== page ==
But again, McCarthy, like Murray, rises above the material and makes it work.  She also gets to fire some zingers at Murray, putting him in his place for taking her son to a bar, for instance. McCarthy cuts Murray down to size and is believable doing it, which is no easy task.

Only Naomi Watts seems out of place as Vincent’s Russian stripper girlfriend Daka, who is crass and blunt and speaks her mind with regularity, and because of her difficulty with the English language, often says things that come out wrong, and this is supposed to be funny.  In fact, her character is pretty much completely played for laughs.  It was an odd role for Watts, and unfortunately I never really bought her Russian accent, or her character.

ST. VINCENT was written and directed by Theodore Melfi. I have mixed feelings about the script. On the surface, the story is pretty bad.  Crabby old man befriends a likeable young boy, does nothing for me as a story idea, and some of the story elements don’t work either.  I thought the majority of the scenes at Oliver’s Catholic school were unrealistic in terms of how schools and classrooms are run, and the dialogue in these scenes was trite and oftentimes ridiculous.  The subplot with Vincent and his Russian girlfriend Daka was weird and hard to fathom, especially when we see Vincent still so in love with his ailing wife.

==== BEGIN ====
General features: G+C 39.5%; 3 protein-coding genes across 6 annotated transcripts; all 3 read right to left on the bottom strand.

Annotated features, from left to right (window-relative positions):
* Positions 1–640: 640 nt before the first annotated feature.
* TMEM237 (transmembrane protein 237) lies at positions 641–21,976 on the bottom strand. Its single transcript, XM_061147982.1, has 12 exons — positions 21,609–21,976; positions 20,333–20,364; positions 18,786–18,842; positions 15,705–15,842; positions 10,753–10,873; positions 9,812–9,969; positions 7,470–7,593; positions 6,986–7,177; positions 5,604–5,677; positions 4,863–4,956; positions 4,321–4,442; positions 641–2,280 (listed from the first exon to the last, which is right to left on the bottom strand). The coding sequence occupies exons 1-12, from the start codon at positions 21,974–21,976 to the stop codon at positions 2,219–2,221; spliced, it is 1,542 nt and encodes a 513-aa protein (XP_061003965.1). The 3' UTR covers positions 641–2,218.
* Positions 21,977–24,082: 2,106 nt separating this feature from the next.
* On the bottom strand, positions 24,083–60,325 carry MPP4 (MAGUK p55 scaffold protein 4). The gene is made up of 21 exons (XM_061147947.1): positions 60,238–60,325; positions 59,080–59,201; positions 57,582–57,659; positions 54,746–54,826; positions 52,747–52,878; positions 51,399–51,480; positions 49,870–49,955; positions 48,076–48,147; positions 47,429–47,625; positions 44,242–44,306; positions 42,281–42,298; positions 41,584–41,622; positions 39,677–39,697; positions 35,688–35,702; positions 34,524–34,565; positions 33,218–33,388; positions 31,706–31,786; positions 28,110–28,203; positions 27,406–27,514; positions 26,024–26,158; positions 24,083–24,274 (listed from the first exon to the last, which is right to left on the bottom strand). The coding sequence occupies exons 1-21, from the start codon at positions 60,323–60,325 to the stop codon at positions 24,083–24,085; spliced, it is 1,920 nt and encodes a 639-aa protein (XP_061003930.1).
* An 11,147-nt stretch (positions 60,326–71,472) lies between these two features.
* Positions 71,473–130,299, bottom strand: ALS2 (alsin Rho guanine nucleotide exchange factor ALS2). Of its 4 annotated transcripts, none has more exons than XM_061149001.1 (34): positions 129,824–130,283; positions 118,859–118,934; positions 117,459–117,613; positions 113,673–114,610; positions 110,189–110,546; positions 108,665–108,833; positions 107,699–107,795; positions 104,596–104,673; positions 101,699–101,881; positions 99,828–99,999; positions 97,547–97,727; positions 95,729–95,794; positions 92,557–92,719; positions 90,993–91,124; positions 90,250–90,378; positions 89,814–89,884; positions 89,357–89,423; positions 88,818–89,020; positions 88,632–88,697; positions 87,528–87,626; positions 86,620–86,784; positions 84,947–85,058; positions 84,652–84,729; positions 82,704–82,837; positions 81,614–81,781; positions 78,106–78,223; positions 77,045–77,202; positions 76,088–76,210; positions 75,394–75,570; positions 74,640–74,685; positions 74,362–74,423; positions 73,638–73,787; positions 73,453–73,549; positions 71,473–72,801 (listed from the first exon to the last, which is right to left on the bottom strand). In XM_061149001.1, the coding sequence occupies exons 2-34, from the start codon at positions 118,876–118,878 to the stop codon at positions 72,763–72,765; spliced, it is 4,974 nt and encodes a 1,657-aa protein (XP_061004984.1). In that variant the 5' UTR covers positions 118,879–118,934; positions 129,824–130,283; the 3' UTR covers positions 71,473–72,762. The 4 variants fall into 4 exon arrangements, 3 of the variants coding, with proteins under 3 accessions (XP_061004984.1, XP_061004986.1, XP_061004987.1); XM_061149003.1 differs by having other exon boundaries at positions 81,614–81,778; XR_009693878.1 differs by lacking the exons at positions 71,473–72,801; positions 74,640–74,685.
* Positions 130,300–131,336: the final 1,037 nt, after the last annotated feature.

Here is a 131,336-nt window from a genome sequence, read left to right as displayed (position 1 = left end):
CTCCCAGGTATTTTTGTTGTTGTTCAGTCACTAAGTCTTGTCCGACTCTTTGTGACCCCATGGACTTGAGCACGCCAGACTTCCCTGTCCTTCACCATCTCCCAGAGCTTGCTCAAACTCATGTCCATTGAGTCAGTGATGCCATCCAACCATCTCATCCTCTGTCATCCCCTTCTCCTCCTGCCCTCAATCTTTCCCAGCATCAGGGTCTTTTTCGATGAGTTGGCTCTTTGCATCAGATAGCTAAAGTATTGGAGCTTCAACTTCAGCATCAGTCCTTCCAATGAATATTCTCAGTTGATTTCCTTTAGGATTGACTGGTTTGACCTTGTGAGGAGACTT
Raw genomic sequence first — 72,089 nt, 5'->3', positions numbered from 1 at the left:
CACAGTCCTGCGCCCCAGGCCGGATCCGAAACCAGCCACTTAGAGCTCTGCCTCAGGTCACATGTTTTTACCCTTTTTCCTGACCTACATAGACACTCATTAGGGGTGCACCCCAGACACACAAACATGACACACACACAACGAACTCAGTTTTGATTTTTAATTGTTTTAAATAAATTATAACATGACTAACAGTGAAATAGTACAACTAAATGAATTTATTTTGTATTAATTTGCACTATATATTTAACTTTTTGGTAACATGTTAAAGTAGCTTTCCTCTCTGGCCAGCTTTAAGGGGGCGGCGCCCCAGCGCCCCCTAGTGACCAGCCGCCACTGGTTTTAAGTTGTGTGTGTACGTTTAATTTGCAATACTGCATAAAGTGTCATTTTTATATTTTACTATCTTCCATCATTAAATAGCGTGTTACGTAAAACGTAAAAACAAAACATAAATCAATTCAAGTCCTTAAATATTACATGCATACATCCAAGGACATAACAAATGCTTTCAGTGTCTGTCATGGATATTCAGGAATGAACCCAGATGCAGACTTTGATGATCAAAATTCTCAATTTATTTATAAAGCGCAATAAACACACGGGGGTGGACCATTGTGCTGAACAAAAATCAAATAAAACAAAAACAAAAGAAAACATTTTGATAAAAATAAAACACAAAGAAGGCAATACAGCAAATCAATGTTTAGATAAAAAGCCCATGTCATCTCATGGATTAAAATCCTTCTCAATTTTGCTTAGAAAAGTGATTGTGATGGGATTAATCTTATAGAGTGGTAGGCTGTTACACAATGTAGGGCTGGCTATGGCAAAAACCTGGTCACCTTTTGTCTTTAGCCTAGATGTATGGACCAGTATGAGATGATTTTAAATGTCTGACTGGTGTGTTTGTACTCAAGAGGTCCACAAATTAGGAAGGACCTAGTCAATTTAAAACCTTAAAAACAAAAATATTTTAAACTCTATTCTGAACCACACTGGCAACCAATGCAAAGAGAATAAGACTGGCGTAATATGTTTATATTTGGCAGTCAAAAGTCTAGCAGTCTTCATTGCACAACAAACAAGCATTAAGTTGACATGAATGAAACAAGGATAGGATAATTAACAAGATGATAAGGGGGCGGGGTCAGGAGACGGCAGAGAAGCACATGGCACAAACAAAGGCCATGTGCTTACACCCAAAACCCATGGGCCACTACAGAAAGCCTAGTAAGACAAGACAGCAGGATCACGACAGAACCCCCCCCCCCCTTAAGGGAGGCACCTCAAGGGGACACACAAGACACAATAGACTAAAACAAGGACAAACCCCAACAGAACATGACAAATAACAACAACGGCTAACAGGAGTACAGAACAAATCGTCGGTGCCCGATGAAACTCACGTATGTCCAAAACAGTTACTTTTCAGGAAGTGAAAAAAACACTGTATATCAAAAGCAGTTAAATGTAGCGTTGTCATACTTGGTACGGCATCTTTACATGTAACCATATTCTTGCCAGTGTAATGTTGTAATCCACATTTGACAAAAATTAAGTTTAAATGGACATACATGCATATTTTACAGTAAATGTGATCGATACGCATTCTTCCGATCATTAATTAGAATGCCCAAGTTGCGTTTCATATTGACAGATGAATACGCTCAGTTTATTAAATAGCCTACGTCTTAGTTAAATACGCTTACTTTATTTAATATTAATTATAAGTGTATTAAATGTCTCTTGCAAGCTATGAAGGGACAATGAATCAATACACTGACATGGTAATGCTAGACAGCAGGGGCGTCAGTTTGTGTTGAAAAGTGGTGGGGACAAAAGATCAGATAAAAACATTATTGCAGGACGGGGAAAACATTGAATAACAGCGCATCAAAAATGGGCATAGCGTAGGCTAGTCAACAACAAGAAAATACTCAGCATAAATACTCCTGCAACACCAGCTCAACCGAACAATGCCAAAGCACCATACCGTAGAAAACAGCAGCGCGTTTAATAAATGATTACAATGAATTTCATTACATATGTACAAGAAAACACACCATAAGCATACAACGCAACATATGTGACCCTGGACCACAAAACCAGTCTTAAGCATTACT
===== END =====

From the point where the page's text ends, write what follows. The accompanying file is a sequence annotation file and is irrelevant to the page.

And yet, most if not all of Vincent’s dialogue is spot-on.  When life throws him daggers, Vincent lashes out and the things he says are both funny and sad, but more importantly, make sense.  The scenes with Vincent and his wife are wonderfully done, as are the later scenes when Vincent has to deal with the effects of his stroke.

I have to give credit to Melfi as a director because he certainly gets the most out of Bill Murray, Jaeden Lieberher, and Melissa McCarthy.  I don’t think that all three of these actors delivered topnotch performances by accident.

The main reason though to see ST. VINCENT and ultimately why it’s so enjoyable is because of Bill Murray.  In ST. VINCENT, Murray gets to be hilariously funny, touchingly dramatic, especially in those scenes with his wife, and finally he gets to play a stroke victim, and you know what?  He’s fantastic in all three of these elements.

Bill Murray was one of the highlights in the George Clooney World War II drama THE MONUMENTS MEN (2014) which came out earlier this year, and he’s the main attraction here in ST. VINCENT.  We haven’t seen a lot of Bill Murray in the movies in recent years, but hopefully his appearance in these two movies in 2014 means he’ll be showing up more often.

Not everybody can take a mediocre story and turn it into an enjoyable experience.  In ST. VINCENT, Murray does just that, and he does it with ease.